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The nutritional value of rat diets of differing energy and protein levels when subjected to physical processing

Dean, Jill, Edwards, D. G.
Laboratory animals 1985 v.19 no.4 pp. 311-319
diet, rats, nutritive value, metabolizable energy, digestible energy, food intake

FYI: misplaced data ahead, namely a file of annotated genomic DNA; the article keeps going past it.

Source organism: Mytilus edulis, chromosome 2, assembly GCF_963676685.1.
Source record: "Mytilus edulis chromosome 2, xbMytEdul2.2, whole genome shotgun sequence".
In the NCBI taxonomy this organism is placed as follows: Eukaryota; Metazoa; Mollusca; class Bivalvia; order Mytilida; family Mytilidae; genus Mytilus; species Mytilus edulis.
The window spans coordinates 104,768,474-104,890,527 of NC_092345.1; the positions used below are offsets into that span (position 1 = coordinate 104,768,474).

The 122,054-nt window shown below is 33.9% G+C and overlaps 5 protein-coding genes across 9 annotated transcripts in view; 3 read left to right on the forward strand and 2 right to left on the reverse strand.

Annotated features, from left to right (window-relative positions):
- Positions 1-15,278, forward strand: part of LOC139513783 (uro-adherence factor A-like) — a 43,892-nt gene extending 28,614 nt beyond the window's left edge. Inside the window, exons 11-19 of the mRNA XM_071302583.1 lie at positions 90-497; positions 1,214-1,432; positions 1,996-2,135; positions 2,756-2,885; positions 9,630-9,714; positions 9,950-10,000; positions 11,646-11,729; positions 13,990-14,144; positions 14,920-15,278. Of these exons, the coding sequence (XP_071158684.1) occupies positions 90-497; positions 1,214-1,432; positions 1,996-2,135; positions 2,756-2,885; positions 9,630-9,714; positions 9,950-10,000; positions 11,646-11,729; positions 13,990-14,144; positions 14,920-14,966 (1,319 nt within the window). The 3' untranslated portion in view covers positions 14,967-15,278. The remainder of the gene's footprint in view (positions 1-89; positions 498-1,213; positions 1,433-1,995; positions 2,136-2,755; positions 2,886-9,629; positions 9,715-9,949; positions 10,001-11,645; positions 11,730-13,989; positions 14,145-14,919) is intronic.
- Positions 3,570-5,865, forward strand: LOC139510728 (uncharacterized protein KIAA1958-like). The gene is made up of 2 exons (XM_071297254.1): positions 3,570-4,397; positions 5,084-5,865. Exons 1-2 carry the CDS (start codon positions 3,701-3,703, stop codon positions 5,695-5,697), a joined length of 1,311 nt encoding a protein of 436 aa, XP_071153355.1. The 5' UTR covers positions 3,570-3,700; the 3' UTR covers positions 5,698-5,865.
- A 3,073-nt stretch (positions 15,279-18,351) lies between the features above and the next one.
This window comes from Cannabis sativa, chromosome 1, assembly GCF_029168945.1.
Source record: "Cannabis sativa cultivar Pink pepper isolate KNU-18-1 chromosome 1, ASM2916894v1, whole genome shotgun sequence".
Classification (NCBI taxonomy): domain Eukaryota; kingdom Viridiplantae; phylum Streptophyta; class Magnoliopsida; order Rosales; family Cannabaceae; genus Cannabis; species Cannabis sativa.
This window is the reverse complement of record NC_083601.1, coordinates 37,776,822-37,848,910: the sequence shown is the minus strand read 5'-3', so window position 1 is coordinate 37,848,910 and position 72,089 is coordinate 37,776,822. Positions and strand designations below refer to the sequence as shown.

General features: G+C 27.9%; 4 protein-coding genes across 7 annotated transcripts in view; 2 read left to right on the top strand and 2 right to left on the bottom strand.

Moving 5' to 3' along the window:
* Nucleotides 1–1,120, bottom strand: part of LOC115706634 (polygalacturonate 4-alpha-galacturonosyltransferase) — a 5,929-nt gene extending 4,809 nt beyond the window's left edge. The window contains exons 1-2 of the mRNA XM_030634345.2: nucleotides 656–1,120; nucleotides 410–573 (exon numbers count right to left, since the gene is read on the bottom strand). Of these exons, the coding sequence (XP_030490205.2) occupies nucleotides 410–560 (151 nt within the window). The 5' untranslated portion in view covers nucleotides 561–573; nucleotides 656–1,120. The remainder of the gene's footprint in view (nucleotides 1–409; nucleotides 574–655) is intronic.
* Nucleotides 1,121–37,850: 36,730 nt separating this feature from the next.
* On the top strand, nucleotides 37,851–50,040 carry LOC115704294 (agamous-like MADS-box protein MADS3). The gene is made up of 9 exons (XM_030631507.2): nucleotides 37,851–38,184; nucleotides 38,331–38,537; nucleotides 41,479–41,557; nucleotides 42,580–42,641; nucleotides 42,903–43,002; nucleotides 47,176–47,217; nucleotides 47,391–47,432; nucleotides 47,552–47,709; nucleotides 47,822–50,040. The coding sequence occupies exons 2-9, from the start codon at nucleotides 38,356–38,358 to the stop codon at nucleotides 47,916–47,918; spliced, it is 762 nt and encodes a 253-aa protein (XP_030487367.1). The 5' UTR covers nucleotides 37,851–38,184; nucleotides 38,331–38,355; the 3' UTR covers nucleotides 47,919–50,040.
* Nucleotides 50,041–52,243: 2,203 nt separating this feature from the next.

4 diets formulated to contain 8&middot5, 10·0, 11·5 and 12·5 MJ/kg metabolizable energy and 85, 133, 192 and 250 g/kg of protein respectively were prepared in 3 physical forms: meal, reground pellets or reground expanded and fed to growing rats from 28 to 56 days of age. Food intake was increased by pelleting and expanding in lower energy diets, whereas these differences tended to disappear in the higher energy diets. Growth and food conversion efficiencies showed a similar pattern, with the greatest differences evident in the low energy diets. Male rats showed greater differences than females in all parameters measured. Expanding the diet improved the microbiological status over pelleting both being superior to unprocessed meal. Measurements of digestible and metabolizable energy values of the 8·5 and 12·5 MJ/kg diets revealed consistent decreases in energy availability following processing. This suggested that the observed growth responses were due mainly to increased food intake coupled with increased nitrogen retention.